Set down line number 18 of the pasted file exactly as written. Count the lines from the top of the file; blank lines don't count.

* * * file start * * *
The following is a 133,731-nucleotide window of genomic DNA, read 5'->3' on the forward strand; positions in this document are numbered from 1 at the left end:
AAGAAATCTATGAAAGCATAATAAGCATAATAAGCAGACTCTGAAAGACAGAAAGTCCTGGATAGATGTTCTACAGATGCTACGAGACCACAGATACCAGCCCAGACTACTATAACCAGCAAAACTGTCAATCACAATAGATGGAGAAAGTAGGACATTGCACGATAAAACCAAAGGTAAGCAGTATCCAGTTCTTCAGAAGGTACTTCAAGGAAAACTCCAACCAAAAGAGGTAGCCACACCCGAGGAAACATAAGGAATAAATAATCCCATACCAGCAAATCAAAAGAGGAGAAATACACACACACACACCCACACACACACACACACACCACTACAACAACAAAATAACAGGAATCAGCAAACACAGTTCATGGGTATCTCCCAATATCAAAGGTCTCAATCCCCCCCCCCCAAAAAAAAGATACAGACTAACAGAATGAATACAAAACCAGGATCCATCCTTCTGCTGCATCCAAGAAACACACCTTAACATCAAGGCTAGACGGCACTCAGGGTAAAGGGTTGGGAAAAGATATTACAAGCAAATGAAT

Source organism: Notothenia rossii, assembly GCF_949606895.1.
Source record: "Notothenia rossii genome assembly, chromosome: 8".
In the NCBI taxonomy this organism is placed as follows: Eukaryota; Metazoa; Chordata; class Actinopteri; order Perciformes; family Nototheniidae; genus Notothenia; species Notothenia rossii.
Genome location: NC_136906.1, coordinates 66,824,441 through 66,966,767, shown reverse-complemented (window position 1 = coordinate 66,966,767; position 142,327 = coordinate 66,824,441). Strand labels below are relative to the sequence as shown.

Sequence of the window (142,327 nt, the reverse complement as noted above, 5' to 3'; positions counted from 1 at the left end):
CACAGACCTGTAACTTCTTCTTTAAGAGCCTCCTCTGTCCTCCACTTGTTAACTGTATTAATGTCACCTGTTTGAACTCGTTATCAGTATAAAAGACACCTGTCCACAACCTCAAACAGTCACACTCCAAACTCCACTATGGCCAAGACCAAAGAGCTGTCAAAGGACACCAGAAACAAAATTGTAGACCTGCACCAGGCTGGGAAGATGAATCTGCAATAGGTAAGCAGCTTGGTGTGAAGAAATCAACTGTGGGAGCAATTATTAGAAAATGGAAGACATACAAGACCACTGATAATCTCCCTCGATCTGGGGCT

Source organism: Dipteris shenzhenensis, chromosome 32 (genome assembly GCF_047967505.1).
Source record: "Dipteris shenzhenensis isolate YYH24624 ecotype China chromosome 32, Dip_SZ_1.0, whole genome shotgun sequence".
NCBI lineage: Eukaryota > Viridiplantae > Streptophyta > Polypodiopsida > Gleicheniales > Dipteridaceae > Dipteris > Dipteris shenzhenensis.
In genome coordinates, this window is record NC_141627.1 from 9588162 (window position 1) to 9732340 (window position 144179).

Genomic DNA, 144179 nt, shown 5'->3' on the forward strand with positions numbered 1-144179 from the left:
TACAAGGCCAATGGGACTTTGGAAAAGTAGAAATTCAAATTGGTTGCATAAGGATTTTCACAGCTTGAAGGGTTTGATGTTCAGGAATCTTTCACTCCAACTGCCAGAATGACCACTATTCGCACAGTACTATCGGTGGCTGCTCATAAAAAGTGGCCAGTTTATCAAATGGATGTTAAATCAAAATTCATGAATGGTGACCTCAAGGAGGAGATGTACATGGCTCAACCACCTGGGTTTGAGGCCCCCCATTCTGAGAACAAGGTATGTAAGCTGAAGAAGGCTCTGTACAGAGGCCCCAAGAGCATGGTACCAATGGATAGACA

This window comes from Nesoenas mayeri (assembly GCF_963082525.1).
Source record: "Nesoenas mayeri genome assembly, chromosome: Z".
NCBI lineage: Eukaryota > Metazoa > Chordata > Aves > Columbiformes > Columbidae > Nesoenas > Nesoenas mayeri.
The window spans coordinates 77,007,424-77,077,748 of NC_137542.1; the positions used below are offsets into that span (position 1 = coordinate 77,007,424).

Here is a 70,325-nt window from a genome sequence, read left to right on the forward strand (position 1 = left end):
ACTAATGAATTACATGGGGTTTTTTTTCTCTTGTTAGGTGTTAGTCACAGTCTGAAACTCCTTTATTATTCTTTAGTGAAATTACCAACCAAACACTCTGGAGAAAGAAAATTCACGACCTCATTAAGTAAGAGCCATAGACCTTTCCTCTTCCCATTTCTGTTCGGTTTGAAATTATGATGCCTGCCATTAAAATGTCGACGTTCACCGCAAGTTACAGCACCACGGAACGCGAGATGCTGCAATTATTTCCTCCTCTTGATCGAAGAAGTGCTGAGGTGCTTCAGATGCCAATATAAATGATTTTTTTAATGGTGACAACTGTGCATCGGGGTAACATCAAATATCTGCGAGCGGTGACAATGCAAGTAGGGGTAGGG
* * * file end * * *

The window spans coordinates 77,007,424-77,077,748 of NC_137542.1; the positions used below are offsets into that span (position 1 = coordinate 77,007,424).